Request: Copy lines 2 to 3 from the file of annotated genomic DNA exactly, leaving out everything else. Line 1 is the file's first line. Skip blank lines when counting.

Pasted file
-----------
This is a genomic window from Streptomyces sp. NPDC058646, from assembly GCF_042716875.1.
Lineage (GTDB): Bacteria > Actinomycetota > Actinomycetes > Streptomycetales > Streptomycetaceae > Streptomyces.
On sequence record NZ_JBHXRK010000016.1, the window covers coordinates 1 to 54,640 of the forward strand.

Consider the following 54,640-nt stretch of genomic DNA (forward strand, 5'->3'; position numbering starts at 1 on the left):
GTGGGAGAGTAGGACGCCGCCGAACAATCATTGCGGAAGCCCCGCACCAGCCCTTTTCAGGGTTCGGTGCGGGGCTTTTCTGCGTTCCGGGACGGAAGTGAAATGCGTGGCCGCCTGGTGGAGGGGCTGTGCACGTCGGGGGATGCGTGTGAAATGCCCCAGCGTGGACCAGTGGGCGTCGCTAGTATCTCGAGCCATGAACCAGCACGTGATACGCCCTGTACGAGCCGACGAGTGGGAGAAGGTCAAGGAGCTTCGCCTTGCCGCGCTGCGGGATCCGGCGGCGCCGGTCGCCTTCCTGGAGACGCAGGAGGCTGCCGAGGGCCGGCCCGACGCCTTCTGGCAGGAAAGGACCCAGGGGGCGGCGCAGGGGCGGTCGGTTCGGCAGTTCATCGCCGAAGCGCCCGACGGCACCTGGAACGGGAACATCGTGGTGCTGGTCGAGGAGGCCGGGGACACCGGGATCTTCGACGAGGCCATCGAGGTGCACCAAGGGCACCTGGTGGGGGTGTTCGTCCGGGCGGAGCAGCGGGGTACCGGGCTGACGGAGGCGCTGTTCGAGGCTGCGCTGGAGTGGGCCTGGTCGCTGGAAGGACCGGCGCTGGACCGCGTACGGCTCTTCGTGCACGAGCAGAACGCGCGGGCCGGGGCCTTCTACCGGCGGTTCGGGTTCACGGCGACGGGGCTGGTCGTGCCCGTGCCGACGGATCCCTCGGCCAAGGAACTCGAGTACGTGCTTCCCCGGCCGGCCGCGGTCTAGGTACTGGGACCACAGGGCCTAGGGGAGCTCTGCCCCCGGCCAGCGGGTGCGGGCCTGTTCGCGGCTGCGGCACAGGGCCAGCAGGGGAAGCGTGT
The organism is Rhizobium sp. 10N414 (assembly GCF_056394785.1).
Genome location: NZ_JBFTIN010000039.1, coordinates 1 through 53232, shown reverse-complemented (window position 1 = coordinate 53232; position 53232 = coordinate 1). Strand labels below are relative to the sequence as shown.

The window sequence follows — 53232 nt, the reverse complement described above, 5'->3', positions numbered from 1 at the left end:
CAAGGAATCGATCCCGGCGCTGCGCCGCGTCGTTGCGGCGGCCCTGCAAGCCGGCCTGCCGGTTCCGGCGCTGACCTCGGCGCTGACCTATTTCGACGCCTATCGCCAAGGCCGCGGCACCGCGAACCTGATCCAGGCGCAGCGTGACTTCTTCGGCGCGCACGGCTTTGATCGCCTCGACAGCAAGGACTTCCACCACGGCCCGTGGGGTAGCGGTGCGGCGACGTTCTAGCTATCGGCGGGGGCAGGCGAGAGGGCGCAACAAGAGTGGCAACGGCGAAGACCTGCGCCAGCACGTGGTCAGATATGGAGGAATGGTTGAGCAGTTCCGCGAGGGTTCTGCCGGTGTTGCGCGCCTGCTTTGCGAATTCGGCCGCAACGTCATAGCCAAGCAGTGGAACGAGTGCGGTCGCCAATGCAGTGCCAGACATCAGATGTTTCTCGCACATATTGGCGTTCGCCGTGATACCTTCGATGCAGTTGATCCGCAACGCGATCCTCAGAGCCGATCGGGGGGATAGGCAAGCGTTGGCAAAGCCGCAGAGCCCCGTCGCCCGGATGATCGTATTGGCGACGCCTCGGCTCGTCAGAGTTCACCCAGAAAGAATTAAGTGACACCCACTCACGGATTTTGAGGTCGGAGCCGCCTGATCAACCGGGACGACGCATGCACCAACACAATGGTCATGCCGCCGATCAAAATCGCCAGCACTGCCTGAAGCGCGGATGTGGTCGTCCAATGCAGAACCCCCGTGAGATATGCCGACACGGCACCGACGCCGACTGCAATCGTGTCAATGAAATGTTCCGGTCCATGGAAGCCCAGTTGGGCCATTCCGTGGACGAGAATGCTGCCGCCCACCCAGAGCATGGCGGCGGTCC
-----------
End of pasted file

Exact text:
Lineage (GTDB): Bacteria > Actinomycetota > Actinomycetes > Streptomycetales > Streptomycetaceae > Streptomyces.
On sequence record NZ_JBHXRK010000016.1, the window covers coordinates 1 to 54,640 of the forward strand.